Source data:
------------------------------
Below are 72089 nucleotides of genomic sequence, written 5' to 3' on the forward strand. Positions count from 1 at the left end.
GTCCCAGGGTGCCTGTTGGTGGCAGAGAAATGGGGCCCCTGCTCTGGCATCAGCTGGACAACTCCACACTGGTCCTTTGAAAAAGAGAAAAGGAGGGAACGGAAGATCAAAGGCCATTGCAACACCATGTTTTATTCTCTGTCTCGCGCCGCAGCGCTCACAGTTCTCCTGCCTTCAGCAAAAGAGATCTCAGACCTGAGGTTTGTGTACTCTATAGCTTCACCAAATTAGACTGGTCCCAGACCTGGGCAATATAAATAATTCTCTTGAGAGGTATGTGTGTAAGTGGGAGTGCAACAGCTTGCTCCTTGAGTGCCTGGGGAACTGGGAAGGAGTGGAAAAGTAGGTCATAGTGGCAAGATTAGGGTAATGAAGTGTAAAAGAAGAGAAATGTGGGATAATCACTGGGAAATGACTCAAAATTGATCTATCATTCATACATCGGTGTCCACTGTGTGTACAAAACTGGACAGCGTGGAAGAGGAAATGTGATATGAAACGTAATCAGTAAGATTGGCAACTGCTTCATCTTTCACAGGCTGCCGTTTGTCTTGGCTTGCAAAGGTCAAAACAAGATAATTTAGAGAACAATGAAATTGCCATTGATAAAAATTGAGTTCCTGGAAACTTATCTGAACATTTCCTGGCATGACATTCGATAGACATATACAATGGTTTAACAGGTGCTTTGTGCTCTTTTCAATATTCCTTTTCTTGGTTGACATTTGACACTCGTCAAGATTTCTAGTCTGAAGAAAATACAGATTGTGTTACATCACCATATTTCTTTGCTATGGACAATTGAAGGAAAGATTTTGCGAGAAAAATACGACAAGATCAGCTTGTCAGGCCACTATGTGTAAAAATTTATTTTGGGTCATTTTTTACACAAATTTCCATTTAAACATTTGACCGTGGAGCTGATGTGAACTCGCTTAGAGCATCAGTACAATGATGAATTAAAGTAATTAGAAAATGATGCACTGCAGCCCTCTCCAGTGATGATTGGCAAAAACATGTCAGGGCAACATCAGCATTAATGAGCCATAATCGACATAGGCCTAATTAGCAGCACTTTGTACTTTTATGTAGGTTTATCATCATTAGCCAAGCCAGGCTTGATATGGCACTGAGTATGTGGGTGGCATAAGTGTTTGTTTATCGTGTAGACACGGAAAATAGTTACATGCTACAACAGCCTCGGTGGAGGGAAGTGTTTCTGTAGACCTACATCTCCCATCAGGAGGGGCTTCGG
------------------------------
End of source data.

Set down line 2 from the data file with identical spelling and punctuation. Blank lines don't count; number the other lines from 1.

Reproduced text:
GTCCCAGGGTGCCTGTTGGTGGCAGAGAAATGGGGCCCCTGCTCTGGCATCAGCTGGACAACTCCACACTGGTCCTTTGAAAAAGAGAAAAGGAGGGAACGGAAGATCAAAGGCCATTGCAACACCATGTTTTATTCTCTGTCTCGCGCCGCAGCGCTCACAGTTCTCCTGCCTTCAGCAAAAGAGATCTCAGACCTGAGGTTTGTGTACTCTATAGCTTCACCAAATTAGACTGGTCCCAGACCTGGGCAATATAAATAATTCTCTTGAGAGGTATGTGTGTAAGTGGGAGTGCAACAGCTTGCTCCTTGAGTGCCTGGGGAACTGGGAAGGAGTGGAAAAGTAGGTCATAGTGGCAAGATTAGGGTAATGAAGTGTAAAAGAAGAGAAATGTGGGATAATCACTGGGAAATGACTCAAAATTGATCTATCATTCATACATCGGTGTCCACTGTGTGTACAAAACTGGACAGCGTGGAAGAGGAAATGTGATATGAAACGTAATCAGTAAGATTGGCAACTGCTTCATCTTTCACAGGCTGCCGTTTGTCTTGGCTTGCAAAGGTCAAAACAAGATAATTTAGAGAACAATGAAATTGCCATTGATAAAAATTGAGTTCCTGGAAACTTATCTGAACATTTCCTGGCATGACATTCGATAGACATATACAATGGTTTAACAGGTGCTTTGTGCTCTTTTCAATATTCCTTTTCTTGGTTGACATTTGACACTCGTCAAGATTTCTAGTCTGAAGAAAATACAGATTGTGTTACATCACCATATTTCTTTGCTATGGACAATTGAAGGAAAGATTTTGCGAGAAAAATACGACAAGATCAGCTTGTCAGGCCACTATGTGTAAAAATTTATTTTGGGTCATTTTTTACACAAATTTCCATTTAAACATTTGACCGTGGAGCTGATGTGAACTCGCTTAGAGCATCAGTACAATGATGAATTAAAGTAATTAGAAAATGATGCACTGCAGCCCTCTCCAGTGATGATTGGCAAAAACATGTCAGGGCAACATCAGCATTAATGAGCCATAATCGACATAGGCCTAATTAGCAGCACTTTGTACTTTTATGTAGGTTTATCATCATTAGCCAAGCCAGGCTTGATATGGCACTGAGTATGTGGGTGGCATAAGTGTTTGTTTATCGTGTAGACACGGAAAATAGTTACATGCTACAACAGCCTCGGTGGAGGGAAGTGTTTCTGTAGACCTACATCTCCCATCAGGAGGGGCTTCGG